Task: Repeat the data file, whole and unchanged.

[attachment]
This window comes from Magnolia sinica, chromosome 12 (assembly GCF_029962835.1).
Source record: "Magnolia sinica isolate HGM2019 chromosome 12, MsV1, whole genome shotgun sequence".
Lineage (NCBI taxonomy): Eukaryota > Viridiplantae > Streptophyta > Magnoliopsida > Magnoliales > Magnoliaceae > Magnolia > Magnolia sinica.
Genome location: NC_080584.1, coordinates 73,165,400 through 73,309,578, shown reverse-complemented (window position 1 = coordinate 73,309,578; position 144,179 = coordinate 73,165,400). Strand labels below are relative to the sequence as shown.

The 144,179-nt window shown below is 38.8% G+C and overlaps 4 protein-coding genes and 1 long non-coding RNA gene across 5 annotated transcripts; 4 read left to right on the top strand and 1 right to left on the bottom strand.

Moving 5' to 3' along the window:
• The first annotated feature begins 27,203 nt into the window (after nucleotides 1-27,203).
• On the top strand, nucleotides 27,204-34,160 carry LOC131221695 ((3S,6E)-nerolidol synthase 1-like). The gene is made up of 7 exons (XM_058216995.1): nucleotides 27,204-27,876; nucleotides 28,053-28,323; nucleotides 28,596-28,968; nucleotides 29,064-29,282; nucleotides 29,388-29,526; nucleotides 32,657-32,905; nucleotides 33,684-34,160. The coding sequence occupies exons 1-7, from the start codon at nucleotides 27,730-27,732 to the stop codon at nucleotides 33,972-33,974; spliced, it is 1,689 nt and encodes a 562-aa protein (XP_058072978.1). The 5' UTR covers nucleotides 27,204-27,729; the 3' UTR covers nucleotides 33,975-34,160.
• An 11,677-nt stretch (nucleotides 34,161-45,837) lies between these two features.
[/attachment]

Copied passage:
This window comes from Magnolia sinica, chromosome 12 (assembly GCF_029962835.1).
Source record: "Magnolia sinica isolate HGM2019 chromosome 12, MsV1, whole genome shotgun sequence".
Lineage (NCBI taxonomy): Eukaryota > Viridiplantae > Streptophyta > Magnoliopsida > Magnoliales > Magnoliaceae > Magnolia > Magnolia sinica.
Genome location: NC_080584.1, coordinates 73,165,400 through 73,309,578, shown reverse-complemented (window position 1 = coordinate 73,309,578; position 144,179 = coordinate 73,165,400). Strand labels below are relative to the sequence as shown.

The 144,179-nt window shown below is 38.8% G+C and overlaps 4 protein-coding genes and 1 long non-coding RNA gene across 5 annotated transcripts; 4 read left to right on the top strand and 1 right to left on the bottom strand.

Moving 5' to 3' along the window:
• The first annotated feature begins 27,203 nt into the window (after nucleotides 1-27,203).
• On the top strand, nucleotides 27,204-34,160 carry LOC131221695 ((3S,6E)-nerolidol synthase 1-like). The gene is made up of 7 exons (XM_058216995.1): nucleotides 27,204-27,876; nucleotides 28,053-28,323; nucleotides 28,596-28,968; nucleotides 29,064-29,282; nucleotides 29,388-29,526; nucleotides 32,657-32,905; nucleotides 33,684-34,160. The coding sequence occupies exons 1-7, from the start codon at nucleotides 27,730-27,732 to the stop codon at nucleotides 33,972-33,974; spliced, it is 1,689 nt and encodes a 562-aa protein (XP_058072978.1). The 5' UTR covers nucleotides 27,204-27,729; the 3' UTR covers nucleotides 33,975-34,160.
• An 11,677-nt stretch (nucleotides 34,161-45,837) lies between these two features.